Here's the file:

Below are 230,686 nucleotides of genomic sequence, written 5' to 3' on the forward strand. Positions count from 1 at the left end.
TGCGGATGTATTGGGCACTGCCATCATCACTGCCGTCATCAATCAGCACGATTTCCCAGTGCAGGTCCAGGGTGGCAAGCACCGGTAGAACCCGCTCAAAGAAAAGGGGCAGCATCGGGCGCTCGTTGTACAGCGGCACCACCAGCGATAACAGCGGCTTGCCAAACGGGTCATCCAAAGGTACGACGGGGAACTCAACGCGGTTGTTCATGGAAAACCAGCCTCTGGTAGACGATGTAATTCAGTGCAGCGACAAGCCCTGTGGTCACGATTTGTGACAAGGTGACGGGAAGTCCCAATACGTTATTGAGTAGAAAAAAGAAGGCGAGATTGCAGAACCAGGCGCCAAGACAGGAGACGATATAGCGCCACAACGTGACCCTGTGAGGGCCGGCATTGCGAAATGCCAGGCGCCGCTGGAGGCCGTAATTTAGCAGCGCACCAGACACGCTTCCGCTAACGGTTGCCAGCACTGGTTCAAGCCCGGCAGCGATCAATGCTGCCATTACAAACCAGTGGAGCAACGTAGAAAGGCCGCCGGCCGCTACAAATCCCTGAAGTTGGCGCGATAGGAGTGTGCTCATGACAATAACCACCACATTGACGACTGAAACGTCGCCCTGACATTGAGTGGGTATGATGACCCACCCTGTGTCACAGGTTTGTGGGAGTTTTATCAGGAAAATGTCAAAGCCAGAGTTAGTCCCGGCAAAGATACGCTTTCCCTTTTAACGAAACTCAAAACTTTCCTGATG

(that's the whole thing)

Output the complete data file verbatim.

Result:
Below are 230,686 nucleotides of genomic sequence, written 5' to 3' on the forward strand. Positions count from 1 at the left end.
TGCGGATGTATTGGGCACTGCCATCATCACTGCCGTCATCAATCAGCACGATTTCCCAGTGCAGGTCCAGGGTGGCAAGCACCGGTAGAACCCGCTCAAAGAAAAGGGGCAGCATCGGGCGCTCGTTGTACAGCGGCACCACCAGCGATAACAGCGGCTTGCCAAACGGGTCATCCAAAGGTACGACGGGGAACTCAACGCGGTTGTTCATGGAAAACCAGCCTCTGGTAGACGATGTAATTCAGTGCAGCGACAAGCCCTGTGGTCACGATTTGTGACAAGGTGACGGGAAGTCCCAATACGTTATTGAGTAGAAAAAAGAAGGCGAGATTGCAGAACCAGGCGCCAAGACAGGAGACGATATAGCGCCACAACGTGACCCTGTGAGGGCCGGCATTGCGAAATGCCAGGCGCCGCTGGAGGCCGTAATTTAGCAGCGCACCAGACACGCTTCCGCTAACGGTTGCCAGCACTGGTTCAAGCCCGGCAGCGATCAATGCTGCCATTACAAACCAGTGGAGCAACGTAGAAAGGCCGCCGGCCGCTACAAATCCCTGAAGTTGGCGCGATAGGAGTGTGCTCATGACAATAACCACCACATTGACGACTGAAACGTCGCCCTGACATTGAGTGGGTATGATGACCCACCCTGTGTCACAGGTTTGTGGGAGTTTTATCAGGAAAATGTCAAAGCCAGAGTTAGTCCCGGCAAAGATACGCTTTCCCTTTTAACGAAACTCAAAACTTTCCTGATG